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Hank Aaron was elected to the Baseball Hall of Fame in 1982, (go to site and click on Hank Aaron for a video), and presented with a Presidental Medal of Honor in 2002. “Hank Aaron overcame poverty and racism to become one of the most accomplished baseball players of all time. “When I was in a ballpark,” he said, “I felt like I was surrounded by angels, and I had God’s hand on my shoulder.” By steadily pursuing his calling in the face of unreasoning hatred, Hank Aaron has proven himself a great human being, as well as a great athlete.”

Aaron continues to work for equality. In 2007, he was given more power in the Atlanta Braves organization to influence young blacks who are interested in playing baseball. (See here.)

You see, “Hammerin’ Hank” had paid his dues. Voted the National League Most Valuable Player in 1957, (only once), Aaron hit 755 home runs during his Major League career. He holds many of baseball’s most distinguished records, including runs batted in (2,297), extra base hits (1,477), total bases (6,856) and most years with 30 or more home runs (15). He is also in the top five for career hits and runs. He had played 23 years as an outfielder for the Milwaukee (later Atlanta) Braves and Milwaukee Brewers (1954–76).

“[But] around the time that Aaron was acknowledged to be a serious threat to [Babe] Ruth’s lifetime record, the heretofore soft-spoken and reserved, Aaron became more vociferous on the treatment of blacks in baseball’s upper echelon. In 1970, soon after collecting his 3,000th hit, he stated frankly: ‘I have to tell the truth, and when people ask me what progress Negroes have made in baseball, I tell them the Negro hasn’t made any progress on the field. We haven’t made any progress in the commissioner’s office. Even with Monte Irvin in there, I still think it’s tokenism. I think we have a lot of Negroes capable of handling front-office jobs. We don’t have Negro secretaries in some of the big league offices, and I think it’s time that the major leagues and baseball in general just took hold of themselves and started hiring some of these capable people.’ ” (The Baseball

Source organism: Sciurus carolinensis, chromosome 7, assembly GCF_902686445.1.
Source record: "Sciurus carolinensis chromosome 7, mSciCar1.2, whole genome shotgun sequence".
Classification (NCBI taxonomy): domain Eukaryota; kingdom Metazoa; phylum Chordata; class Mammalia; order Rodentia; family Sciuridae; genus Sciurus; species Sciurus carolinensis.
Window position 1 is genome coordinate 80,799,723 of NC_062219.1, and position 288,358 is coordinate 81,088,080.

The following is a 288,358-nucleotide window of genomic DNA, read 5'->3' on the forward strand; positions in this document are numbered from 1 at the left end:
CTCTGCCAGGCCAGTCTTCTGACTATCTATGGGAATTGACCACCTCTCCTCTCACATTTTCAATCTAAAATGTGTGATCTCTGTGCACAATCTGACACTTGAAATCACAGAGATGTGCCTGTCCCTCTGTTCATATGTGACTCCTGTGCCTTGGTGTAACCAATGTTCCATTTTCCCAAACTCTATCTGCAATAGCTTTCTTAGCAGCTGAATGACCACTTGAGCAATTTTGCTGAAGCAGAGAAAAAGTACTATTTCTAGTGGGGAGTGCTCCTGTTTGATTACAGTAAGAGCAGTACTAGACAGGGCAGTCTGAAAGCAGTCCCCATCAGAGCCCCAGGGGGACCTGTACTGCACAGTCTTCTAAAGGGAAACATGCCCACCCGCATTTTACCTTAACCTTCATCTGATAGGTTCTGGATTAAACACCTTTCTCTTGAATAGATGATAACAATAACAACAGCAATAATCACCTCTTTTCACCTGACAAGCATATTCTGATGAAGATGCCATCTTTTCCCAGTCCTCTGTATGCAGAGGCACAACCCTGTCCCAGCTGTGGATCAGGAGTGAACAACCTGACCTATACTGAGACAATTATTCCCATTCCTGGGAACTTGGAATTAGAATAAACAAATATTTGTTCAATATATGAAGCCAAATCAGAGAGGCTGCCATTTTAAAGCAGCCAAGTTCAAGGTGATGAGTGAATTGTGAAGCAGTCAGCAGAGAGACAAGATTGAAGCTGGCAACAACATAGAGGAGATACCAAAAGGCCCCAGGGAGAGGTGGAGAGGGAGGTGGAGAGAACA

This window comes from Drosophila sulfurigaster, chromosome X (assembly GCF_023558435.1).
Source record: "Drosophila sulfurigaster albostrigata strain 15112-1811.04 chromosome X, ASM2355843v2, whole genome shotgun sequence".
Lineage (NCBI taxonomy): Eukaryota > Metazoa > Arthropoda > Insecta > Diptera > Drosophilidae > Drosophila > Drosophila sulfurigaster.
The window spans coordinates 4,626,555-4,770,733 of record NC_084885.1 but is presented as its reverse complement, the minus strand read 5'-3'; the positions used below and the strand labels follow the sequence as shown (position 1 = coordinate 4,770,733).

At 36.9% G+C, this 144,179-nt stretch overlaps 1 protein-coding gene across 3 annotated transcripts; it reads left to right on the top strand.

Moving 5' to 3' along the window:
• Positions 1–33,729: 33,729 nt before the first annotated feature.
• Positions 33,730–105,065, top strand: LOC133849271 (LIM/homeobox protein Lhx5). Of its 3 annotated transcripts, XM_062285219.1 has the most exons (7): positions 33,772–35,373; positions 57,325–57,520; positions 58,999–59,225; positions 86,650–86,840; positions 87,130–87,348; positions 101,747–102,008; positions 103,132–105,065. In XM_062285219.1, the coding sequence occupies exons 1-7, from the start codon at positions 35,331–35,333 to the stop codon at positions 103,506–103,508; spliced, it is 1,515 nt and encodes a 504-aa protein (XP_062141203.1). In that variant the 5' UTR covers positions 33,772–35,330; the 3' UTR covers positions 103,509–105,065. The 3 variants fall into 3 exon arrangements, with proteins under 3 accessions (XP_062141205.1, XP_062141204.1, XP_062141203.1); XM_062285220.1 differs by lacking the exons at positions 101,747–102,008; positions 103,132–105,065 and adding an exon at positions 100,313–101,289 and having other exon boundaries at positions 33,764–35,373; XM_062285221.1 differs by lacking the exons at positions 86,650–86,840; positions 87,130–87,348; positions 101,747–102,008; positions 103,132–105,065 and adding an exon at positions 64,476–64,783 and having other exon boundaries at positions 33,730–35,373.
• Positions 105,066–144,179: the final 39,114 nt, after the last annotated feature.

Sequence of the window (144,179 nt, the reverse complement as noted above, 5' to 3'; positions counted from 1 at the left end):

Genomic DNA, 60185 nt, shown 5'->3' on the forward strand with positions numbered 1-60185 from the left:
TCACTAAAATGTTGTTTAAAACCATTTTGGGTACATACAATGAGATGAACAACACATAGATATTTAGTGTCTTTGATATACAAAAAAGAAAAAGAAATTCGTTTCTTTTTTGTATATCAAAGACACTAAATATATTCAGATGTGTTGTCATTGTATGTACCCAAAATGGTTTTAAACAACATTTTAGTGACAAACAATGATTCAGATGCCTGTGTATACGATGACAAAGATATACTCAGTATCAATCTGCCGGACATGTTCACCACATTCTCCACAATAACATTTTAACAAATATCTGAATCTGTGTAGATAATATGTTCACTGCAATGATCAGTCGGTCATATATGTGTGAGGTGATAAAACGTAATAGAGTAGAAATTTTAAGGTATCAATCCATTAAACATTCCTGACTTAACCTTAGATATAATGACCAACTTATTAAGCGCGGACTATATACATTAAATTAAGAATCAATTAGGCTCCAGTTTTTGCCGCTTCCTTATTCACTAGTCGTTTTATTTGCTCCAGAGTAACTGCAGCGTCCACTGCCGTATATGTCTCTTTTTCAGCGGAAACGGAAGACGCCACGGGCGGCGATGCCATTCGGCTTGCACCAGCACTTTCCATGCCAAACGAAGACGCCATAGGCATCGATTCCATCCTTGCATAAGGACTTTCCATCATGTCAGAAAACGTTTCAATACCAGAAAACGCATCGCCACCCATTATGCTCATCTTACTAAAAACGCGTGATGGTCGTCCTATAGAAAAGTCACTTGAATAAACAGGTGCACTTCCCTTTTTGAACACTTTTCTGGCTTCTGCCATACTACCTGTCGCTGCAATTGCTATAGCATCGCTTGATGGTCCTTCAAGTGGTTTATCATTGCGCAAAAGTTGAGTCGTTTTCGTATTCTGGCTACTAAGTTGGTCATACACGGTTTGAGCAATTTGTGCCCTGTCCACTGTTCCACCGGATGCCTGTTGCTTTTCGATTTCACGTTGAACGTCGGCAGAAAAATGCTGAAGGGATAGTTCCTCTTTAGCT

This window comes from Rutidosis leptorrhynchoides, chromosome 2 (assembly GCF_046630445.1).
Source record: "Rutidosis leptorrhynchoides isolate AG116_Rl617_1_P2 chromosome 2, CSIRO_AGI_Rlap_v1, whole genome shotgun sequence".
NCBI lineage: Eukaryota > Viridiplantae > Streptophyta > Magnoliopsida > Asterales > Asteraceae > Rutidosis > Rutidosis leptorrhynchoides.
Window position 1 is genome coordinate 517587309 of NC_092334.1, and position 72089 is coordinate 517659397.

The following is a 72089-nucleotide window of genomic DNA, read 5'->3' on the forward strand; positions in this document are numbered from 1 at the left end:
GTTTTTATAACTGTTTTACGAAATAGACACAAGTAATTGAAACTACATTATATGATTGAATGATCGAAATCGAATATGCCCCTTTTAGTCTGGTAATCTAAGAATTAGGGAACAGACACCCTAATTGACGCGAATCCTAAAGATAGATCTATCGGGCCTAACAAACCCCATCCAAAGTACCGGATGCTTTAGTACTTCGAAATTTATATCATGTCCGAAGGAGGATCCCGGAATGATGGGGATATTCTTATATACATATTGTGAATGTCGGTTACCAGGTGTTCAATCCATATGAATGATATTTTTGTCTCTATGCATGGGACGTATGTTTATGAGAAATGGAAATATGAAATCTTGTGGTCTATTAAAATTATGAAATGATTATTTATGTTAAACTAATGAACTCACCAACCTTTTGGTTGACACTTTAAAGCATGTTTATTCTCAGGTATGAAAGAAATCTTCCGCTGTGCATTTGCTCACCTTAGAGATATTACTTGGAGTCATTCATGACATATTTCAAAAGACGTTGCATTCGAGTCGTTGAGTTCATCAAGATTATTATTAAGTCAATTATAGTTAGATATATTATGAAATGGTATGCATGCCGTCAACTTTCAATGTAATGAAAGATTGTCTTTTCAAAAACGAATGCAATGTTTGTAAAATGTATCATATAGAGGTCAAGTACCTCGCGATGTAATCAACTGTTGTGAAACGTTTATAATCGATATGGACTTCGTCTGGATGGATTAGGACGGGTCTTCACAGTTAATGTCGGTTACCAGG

For more information about Hank Aaron, read his autobiography, I Had a Hammer: The Hank Aaron Story.

Aaron had received hate mail such as this one:

“Dear Super Spook,

First of all I don’t care for the color of shit. You are pretty damn repugnant trying to break Babe Ruth’s record. You boogies will think you have invented baseball or something.”

and this one:

“Dear Mr. Nigger,

I hope you don’t break the Babe’s record. How do I tell my kids that a nigger did it?”

(page 316 of the HarperPaperbacks edition)

Please join me in honoring this fine American during Black History Month and all the time.

February 2008
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